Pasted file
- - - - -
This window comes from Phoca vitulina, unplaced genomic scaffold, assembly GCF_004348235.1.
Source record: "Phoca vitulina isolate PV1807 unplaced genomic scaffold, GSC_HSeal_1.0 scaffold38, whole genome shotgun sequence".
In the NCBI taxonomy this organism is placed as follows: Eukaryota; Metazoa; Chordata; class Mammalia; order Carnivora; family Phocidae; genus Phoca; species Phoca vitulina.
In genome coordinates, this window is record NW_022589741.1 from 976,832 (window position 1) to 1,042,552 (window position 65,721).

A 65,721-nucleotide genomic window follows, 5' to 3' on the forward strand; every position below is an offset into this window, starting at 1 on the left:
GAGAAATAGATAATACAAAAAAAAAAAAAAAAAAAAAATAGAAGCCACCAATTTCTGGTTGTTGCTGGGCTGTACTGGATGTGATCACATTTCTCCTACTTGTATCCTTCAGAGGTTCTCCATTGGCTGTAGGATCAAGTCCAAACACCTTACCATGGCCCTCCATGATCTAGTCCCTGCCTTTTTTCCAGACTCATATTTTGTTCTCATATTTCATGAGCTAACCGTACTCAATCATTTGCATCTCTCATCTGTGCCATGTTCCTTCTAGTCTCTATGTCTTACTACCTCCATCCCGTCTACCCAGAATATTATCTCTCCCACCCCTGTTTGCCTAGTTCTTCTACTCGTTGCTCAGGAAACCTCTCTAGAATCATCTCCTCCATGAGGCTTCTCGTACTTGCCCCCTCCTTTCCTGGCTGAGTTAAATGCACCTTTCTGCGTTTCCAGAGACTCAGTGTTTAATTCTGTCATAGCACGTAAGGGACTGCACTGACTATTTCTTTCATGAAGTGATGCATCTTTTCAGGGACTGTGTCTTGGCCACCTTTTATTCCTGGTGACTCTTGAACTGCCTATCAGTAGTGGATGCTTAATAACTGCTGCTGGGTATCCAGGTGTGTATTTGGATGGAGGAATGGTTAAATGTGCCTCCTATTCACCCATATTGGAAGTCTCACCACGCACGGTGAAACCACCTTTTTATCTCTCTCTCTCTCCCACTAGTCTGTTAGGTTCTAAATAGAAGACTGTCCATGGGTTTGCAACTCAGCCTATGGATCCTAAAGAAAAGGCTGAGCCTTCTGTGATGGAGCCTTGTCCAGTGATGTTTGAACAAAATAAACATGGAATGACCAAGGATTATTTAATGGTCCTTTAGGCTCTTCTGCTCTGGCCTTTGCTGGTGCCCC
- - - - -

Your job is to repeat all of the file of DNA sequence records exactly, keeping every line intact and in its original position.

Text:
This window comes from Phoca vitulina, unplaced genomic scaffold, assembly GCF_004348235.1.
Source record: "Phoca vitulina isolate PV1807 unplaced genomic scaffold, GSC_HSeal_1.0 scaffold38, whole genome shotgun sequence".
In the NCBI taxonomy this organism is placed as follows: Eukaryota; Metazoa; Chordata; class Mammalia; order Carnivora; family Phocidae; genus Phoca; species Phoca vitulina.
In genome coordinates, this window is record NW_022589741.1 from 976,832 (window position 1) to 1,042,552 (window position 65,721).

A 65,721-nucleotide genomic window follows, 5' to 3' on the forward strand; every position below is an offset into this window, starting at 1 on the left:
GAGAAATAGATAATACAAAAAAAAAAAAAAAAAAAAAATAGAAGCCACCAATTTCTGGTTGTTGCTGGGCTGTACTGGATGTGATCACATTTCTCCTACTTGTATCCTTCAGAGGTTCTCCATTGGCTGTAGGATCAAGTCCAAACACCTTACCATGGCCCTCCATGATCTAGTCCCTGCCTTTTTTCCAGACTCATATTTTGTTCTCATATTTCATGAGCTAACCGTACTCAATCATTTGCATCTCTCATCTGTGCCATGTTCCTTCTAGTCTCTATGTCTTACTACCTCCATCCCGTCTACCCAGAATATTATCTCTCCCACCCCTGTTTGCCTAGTTCTTCTACTCGTTGCTCAGGAAACCTCTCTAGAATCATCTCCTCCATGAGGCTTCTCGTACTTGCCCCCTCCTTTCCTGGCTGAGTTAAATGCACCTTTCTGCGTTTCCAGAGACTCAGTGTTTAATTCTGTCATAGCACGTAAGGGACTGCACTGACTATTTCTTTCATGAAGTGATGCATCTTTTCAGGGACTGTGTCTTGGCCACCTTTTATTCCTGGTGACTCTTGAACTGCCTATCAGTAGTGGATGCTTAATAACTGCTGCTGGGTATCCAGGTGTGTATTTGGATGGAGGAATGGTTAAATGTGCCTCCTATTCACCCATATTGGAAGTCTCACCACGCACGGTGAAACCACCTTTTTATCTCTCTCTCTCTCCCACTAGTCTGTTAGGTTCTAAATAGAAGACTGTCCATGGGTTTGCAACTCAGCCTATGGATCCTAAAGAAAAGGCTGAGCCTTCTGTGATGGAGCCTTGTCCAGTGATGTTTGAACAAAATAAACATGGAATGACCAAGGATTATTTAATGGTCCTTTAGGCTCTTCTGCTCTGGCCTTTGCTGGTGCCCC